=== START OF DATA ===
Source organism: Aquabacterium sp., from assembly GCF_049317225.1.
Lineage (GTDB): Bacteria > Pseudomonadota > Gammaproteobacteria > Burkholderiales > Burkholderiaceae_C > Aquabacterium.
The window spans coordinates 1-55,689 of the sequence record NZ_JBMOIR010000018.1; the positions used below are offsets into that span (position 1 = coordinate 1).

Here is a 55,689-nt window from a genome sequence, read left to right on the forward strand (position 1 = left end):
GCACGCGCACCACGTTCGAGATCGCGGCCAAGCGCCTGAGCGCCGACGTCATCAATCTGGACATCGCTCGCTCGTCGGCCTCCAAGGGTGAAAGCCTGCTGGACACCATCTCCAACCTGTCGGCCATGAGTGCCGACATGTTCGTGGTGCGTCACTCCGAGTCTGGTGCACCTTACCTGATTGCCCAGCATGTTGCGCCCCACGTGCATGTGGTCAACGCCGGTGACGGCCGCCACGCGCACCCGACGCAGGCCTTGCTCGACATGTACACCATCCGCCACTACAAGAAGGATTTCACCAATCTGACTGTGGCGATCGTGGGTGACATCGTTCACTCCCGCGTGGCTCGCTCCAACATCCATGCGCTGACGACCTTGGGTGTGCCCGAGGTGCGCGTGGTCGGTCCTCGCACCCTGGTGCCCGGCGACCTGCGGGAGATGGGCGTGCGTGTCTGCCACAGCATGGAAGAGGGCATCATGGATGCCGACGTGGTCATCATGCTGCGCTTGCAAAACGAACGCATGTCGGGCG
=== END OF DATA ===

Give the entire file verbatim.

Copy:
Source organism: Aquabacterium sp., from assembly GCF_049317225.1.
Lineage (GTDB): Bacteria > Pseudomonadota > Gammaproteobacteria > Burkholderiales > Burkholderiaceae_C > Aquabacterium.
The window spans coordinates 1-55,689 of the sequence record NZ_JBMOIR010000018.1; the positions used below are offsets into that span (position 1 = coordinate 1).

Here is a 55,689-nt window from a genome sequence, read left to right on the forward strand (position 1 = left end):
GCACGCGCACCACGTTCGAGATCGCGGCCAAGCGCCTGAGCGCCGACGTCATCAATCTGGACATCGCTCGCTCGTCGGCCTCCAAGGGTGAAAGCCTGCTGGACACCATCTCCAACCTGTCGGCCATGAGTGCCGACATGTTCGTGGTGCGTCACTCCGAGTCTGGTGCACCTTACCTGATTGCCCAGCATGTTGCGCCCCACGTGCATGTGGTCAACGCCGGTGACGGCCGCCACGCGCACCCGACGCAGGCCTTGCTCGACATGTACACCATCCGCCACTACAAGAAGGATTTCACCAATCTGACTGTGGCGATCGTGGGTGACATCGTTCACTCCCGCGTGGCTCGCTCCAACATCCATGCGCTGACGACCTTGGGTGTGCCCGAGGTGCGCGTGGTCGGTCCTCGCACCCTGGTGCCCGGCGACCTGCGGGAGATGGGCGTGCGTGTCTGCCACAGCATGGAAGAGGGCATCATGGATGCCGACGTGGTCATCATGCTGCGCTTGCAAAACGAACGCATGTCGGGCG